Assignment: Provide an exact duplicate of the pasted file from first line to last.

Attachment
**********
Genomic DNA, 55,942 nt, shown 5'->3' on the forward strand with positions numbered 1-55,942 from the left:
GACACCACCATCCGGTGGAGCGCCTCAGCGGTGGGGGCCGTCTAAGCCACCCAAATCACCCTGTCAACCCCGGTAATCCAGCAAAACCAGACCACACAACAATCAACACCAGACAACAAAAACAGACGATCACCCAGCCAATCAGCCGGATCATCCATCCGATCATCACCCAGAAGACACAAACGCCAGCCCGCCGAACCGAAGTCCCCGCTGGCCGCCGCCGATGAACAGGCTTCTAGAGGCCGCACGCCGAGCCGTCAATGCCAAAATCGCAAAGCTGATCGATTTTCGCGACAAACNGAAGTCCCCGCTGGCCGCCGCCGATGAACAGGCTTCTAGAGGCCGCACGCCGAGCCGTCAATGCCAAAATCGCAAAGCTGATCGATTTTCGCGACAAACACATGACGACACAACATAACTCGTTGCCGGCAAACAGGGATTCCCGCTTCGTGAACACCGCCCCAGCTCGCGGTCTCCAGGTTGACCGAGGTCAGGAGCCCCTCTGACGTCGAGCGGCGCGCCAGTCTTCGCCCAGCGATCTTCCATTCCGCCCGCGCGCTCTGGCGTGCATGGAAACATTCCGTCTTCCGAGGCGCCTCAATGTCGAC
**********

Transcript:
Genomic DNA, 55,942 nt, shown 5'->3' on the forward strand with positions numbered 1-55,942 from the left:
GACACCACCATCCGGTGGAGCGCCTCAGCGGTGGGGGCCGTCTAAGCCACCCAAATCACCCTGTCAACCCCGGTAATCCAGCAAAACCAGACCACACAACAATCAACACCAGACAACAAAAACAGACGATCACCCAGCCAATCAGCCGGATCATCCATCCGATCATCACCCAGAAGACACAAACGCCAGCCCGCCGAACCGAAGTCCCCGCTGGCCGCCGCCGATGAACAGGCTTCTAGAGGCCGCACGCCGAGCCGTCAATGCCAAAATCGCAAAGCTGATCGATTTTCGCGACAAACNGAAGTCCCCGCTGGCCGCCGCCGATGAACAGGCTTCTAGAGGCCGCACGCCGAGCCGTCAATGCCAAAATCGCAAAGCTGATCGATTTTCGCGACAAACACATGACGACACAACATAACTCGTTGCCGGCAAACAGGGATTCCCGCTTCGTGAACACCGCCCCAGCTCGCGGTCTCCAGGTTGACCGAGGTCAGGAGCCCCTCTGACGTCGAGCGGCGCGCCAGTCTTCGCCCAGCGATCTTCCATTCCGCCCGCGCGCTCTGGCGTGCATGGAAACATTCCGTCTTCCGAGGCGCCTCAATGTCGAC